The New York Family Court this year celebrates its twenty-fifth anniversary. Hailed as an "experimental" tribunal, designed to resolve society's most intractable problems, including family dissolution, delinquency and child neglect, the court has been perceived as a radical development which altered the then existing legal rules governing family affairs. The Family Court Act indeed incorporates several creative provisions. But the court's foundations were built upon solid jurisprudential underpinnings, principles which had evolved over the course of the preceding century. Establishment of the court was neither radical nor experimental; in reality, Family Court represents the latest increment in the development of legal principles to protect children and adjudicate family disputes. In view of the controversies which have surrounded the court since its inception, an historical silver anniversary analysis may be helpful.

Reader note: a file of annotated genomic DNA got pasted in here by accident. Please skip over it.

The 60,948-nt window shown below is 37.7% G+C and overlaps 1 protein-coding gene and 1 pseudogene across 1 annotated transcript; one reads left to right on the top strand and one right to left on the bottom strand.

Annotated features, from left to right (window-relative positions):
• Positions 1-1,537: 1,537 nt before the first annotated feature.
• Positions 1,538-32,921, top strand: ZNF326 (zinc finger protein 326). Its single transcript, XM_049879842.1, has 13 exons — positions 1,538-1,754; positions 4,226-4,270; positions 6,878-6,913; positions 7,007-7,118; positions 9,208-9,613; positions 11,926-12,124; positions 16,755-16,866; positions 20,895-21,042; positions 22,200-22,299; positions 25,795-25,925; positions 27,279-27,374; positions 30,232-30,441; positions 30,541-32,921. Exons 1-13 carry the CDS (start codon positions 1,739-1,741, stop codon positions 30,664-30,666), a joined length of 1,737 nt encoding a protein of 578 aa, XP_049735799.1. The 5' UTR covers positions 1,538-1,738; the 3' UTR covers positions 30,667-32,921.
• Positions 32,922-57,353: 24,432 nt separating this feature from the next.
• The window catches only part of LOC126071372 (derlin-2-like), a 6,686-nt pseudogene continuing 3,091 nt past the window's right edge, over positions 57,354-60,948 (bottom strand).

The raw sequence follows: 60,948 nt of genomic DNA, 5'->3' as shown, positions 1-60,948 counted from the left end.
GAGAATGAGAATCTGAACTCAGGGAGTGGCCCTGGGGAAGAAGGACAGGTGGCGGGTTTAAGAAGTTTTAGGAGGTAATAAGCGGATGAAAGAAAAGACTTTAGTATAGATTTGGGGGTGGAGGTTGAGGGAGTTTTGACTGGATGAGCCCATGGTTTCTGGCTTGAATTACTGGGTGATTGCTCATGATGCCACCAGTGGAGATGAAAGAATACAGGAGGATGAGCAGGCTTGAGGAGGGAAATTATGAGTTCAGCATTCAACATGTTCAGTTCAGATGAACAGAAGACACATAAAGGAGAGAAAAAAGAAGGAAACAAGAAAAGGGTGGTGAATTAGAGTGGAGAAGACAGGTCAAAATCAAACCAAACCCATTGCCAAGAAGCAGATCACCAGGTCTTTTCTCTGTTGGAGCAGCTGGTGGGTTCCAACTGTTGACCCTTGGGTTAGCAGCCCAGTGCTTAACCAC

Merril Sobie, The Family Court: An Historical Survey, N.Y. St. B.J., July 1988, at 53, http://digitalcommons.pace.edu/lawfaculty/615/.